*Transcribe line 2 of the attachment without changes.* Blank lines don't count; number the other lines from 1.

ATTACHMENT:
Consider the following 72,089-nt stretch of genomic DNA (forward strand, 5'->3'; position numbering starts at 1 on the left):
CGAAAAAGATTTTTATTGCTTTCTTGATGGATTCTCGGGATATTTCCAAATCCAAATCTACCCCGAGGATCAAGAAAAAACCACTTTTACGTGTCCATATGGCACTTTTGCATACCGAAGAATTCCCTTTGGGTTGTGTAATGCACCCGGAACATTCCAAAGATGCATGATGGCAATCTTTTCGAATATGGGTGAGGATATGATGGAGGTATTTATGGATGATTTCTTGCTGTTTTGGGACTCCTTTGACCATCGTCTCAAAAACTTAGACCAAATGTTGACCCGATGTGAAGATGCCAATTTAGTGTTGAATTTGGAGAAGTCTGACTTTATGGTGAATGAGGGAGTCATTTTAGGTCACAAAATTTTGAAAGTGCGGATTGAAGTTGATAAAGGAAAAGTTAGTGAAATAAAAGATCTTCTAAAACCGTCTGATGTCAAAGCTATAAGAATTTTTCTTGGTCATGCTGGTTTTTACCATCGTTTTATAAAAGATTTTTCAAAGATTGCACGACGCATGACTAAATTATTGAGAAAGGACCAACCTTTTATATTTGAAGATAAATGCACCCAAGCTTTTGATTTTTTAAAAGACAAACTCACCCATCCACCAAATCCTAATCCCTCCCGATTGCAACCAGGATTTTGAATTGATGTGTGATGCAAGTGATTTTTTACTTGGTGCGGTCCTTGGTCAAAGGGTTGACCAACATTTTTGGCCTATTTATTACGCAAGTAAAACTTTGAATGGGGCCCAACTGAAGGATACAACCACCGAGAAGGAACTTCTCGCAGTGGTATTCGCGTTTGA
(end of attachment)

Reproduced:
CGAAAAAGATTTTTATTGCTTTCTTGATGGATTCTCGGGATATTTCCAAATCCAAATCTACCCCGAGGATCAAGAAAAAACCACTTTTACGTGTCCATATGGCACTTTTGCATACCGAAGAATTCCCTTTGGGTTGTGTAATGCACCCGGAACATTCCAAAGATGCATGATGGCAATCTTTTCGAATATGGGTGAGGATATGATGGAGGTATTTATGGATGATTTCTTGCTGTTTTGGGACTCCTTTGACCATCGTCTCAAAAACTTAGACCAAATGTTGACCCGATGTGAAGATGCCAATTTAGTGTTGAATTTGGAGAAGTCTGACTTTATGGTGAATGAGGGAGTCATTTTAGGTCACAAAATTTTGAAAGTGCGGATTGAAGTTGATAAAGGAAAAGTTAGTGAAATAAAAGATCTTCTAAAACCGTCTGATGTCAAAGCTATAAGAATTTTTCTTGGTCATGCTGGTTTTTACCATCGTTTTATAAAAGATTTTTCAAAGATTGCACGACGCATGACTAAATTATTGAGAAAGGACCAACCTTTTATATTTGAAGATAAATGCACCCAAGCTTTTGATTTTTTAAAAGACAAACTCACCCATCCACCAAATCCTAATCCCTCCCGATTGCAACCAGGATTTTGAATTGATGTGTGATGCAAGTGATTTTTTACTTGGTGCGGTCCTTGGTCAAAGGGTTGACCAACATTTTTGGCCTATTTATTACGCAAGTAAAACTTTGAATGGGGCCCAACTGAAGGATACAACCACCGAGAAGGAACTTCTCGCAGTGGTATTCGCGTTTGA